Thursday 3rd Oct 2019
However, you define candor – the quality of being open and honest, frank, direct, straightforward, plain-speaking, calling a spade a spade or merely telling it like it is – the importance of candor in your workplace shouldn’t be underestimated.
Now and again you come across a book which inspires you; it’s like meeting someone with whom you built instant rapport. Well, I came across that very book and person – Jack Welch.
I’ve been a raving fan of his for a long time, he speaks from the heart and says it precisely as it is. Not a bad success formula considering what he’s achieved in his time.
During his forty-year career at General Electric (GE), he led the company to year-after-year success around the globe in multiple markets and against brutal competition. His ‘honest and be the best’ style of management became the gold standard in business, with his relentless focus on people, teamwork, and profits. If you’ve not read his book Winning, I strongly recommend you do.
In his book, Jack talks specifically about why candor in your workplace is essential.
“I’ve always been a huge fan of candor. But since retiring from GE, I’ve come to realise that I underestimated its rarity. I would call the lack of candor the biggest dirty secret in business. What a huge problem it is. Lack of candor blocks smart ideas, fast action, and good people contributing all the stuff they’ve got. It’s a killer. When you’ve got candor, everything operates faster and better.’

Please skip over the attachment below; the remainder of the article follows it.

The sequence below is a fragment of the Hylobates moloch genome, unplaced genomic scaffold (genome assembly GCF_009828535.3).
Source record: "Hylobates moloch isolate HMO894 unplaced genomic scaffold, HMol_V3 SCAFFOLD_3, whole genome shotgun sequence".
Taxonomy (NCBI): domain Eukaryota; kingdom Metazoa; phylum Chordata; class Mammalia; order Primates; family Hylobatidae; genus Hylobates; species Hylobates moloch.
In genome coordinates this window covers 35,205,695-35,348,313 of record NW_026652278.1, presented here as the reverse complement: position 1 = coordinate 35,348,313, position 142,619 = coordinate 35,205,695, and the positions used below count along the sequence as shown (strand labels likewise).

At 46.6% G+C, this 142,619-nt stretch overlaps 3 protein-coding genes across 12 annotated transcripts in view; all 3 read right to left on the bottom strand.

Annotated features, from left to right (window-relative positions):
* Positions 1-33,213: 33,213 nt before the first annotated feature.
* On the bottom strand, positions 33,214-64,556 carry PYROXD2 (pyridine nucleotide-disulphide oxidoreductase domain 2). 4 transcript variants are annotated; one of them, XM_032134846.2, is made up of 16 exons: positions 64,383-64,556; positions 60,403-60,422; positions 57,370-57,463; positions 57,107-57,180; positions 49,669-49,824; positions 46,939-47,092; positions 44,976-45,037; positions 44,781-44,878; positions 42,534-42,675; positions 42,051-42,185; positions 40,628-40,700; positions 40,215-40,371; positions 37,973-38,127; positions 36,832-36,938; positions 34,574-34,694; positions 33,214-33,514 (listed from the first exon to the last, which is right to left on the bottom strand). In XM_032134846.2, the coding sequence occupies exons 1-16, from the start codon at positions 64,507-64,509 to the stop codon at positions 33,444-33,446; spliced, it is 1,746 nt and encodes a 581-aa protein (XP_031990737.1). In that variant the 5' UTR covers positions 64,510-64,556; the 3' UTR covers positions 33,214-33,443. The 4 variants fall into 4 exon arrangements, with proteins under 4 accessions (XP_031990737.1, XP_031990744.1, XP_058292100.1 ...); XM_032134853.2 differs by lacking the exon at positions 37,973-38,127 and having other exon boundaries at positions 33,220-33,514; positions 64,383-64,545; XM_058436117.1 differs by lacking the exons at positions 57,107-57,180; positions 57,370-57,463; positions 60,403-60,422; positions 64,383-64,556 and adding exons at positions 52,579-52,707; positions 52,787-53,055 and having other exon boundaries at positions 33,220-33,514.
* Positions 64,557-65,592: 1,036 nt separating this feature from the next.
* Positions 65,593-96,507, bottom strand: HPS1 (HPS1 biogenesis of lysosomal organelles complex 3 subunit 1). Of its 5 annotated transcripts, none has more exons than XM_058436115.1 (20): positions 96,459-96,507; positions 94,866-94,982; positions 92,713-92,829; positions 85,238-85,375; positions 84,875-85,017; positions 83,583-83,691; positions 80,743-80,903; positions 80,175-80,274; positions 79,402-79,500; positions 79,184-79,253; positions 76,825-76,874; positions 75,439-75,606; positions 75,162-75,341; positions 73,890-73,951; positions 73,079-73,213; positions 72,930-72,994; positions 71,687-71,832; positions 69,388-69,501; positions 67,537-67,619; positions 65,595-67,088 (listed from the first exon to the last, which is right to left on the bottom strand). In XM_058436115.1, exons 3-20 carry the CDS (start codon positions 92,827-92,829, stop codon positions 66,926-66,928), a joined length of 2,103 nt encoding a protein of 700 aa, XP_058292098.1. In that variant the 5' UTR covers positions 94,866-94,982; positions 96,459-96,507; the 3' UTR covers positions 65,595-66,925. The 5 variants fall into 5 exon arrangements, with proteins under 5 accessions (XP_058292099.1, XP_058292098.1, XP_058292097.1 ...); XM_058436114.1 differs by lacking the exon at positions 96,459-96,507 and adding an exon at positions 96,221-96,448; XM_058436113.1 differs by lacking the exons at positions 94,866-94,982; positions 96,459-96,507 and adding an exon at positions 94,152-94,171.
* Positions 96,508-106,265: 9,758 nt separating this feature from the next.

He then goes on to talk about the ‘Candor Effect’ and how candor leads to winning in business in three main ways;
‘Candor gets more people in the conversation.’
‘Candor generates speed.’
‘Candor cuts costs’
Now let’s explore these in a little more detail.
How refreshing is it to have a vibrant debate with opinions, ideas and feedback without judgement or prejudice. Yes, some left-field ideas may present themselves, but isn’t it best to hear them and then discount them, rather than to have never heard them at all?
As part of the process, everyone opens up and learns, and to quote Jack ‘any organisation that brings more people and their minds into the conversation has an immediate advantage.’
You may be thinking a lively debate will slow things down, but the opposite is true. When ideas are thrown around, they can be debated, analysed, reviewed, discounted or enhanced. Jack calls it the ‘surface, debate, improve, decide’ approach giving you a straight line to decisive decisions and actions.
Straight talking, real conversations which result in decisive decisions and actions will cut costs. Candor will reduce the number of meetings for meeting’s sake, powerpoint slides and presentations and pointless conversations that didn’t move you or the business forward.
There’s a saying ‘great work is contingent on a willingness to be judged’. How true is that;
…a candid performance review praising you when you do well and letting you know when you’ve missed the mark.
…a candid meeting rich in conversation and differing viewpoints, working towards one common goal.
…a candid conversation getting things moving in the right direction, quicker and faster.
Candor in the workplace….are there conversations you need to have, but you’ve put them off for another day?
Well, perhaps that day has arrived?